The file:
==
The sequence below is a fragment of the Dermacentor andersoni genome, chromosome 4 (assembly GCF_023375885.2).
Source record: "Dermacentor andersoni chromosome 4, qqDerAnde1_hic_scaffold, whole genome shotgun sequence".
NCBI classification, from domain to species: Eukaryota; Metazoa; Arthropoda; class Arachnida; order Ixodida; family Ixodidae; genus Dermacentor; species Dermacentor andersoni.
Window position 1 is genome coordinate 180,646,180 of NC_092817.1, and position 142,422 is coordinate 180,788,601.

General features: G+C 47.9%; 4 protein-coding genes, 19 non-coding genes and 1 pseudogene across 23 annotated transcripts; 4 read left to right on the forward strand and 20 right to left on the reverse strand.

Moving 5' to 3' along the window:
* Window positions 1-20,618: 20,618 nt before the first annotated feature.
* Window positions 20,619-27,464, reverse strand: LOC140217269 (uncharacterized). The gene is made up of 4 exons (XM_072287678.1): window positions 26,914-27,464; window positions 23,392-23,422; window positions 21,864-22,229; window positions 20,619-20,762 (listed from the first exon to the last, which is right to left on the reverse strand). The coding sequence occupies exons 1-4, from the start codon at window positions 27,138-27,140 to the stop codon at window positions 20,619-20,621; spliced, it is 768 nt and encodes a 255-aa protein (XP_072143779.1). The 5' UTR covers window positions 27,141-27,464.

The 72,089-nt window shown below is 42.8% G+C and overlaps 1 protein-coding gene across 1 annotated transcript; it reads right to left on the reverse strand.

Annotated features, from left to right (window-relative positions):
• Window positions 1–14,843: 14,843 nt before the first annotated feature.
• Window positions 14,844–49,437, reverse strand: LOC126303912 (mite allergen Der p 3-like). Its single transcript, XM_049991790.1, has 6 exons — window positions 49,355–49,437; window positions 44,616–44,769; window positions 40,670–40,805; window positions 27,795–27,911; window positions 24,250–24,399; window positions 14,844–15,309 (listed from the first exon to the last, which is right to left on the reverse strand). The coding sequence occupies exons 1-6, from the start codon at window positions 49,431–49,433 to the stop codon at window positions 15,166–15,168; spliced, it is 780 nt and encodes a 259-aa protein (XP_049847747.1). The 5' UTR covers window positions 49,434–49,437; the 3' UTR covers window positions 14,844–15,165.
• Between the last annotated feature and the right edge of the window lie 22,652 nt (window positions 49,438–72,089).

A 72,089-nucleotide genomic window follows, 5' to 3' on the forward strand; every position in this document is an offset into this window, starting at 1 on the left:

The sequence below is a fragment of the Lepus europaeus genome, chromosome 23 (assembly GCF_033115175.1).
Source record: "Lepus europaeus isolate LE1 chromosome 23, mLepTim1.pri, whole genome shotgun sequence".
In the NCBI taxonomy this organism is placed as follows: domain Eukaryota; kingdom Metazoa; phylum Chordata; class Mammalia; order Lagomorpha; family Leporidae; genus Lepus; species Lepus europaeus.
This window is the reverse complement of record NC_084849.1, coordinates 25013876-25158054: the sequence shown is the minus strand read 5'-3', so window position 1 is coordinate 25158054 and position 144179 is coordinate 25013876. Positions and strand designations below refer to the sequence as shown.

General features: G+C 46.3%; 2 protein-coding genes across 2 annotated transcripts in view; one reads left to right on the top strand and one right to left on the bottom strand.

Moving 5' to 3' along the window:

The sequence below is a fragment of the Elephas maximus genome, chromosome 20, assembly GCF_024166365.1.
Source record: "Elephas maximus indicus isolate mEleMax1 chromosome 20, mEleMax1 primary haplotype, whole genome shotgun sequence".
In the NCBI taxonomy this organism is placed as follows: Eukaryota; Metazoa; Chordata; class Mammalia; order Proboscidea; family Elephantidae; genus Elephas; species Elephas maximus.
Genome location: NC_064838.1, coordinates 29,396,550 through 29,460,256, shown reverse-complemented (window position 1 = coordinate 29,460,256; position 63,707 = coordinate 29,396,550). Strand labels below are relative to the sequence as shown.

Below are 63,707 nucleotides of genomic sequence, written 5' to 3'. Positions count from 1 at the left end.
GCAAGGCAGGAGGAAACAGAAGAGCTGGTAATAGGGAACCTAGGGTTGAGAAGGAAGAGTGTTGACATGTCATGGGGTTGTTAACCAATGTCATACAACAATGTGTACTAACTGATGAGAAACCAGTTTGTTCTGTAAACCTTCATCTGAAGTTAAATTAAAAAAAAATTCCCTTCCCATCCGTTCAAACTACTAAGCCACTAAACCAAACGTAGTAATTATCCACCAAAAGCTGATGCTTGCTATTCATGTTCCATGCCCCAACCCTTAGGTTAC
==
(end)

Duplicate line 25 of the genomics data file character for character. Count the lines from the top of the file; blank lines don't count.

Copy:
Below are 63,707 nucleotides of genomic sequence, written 5' to 3'. Positions count from 1 at the left end.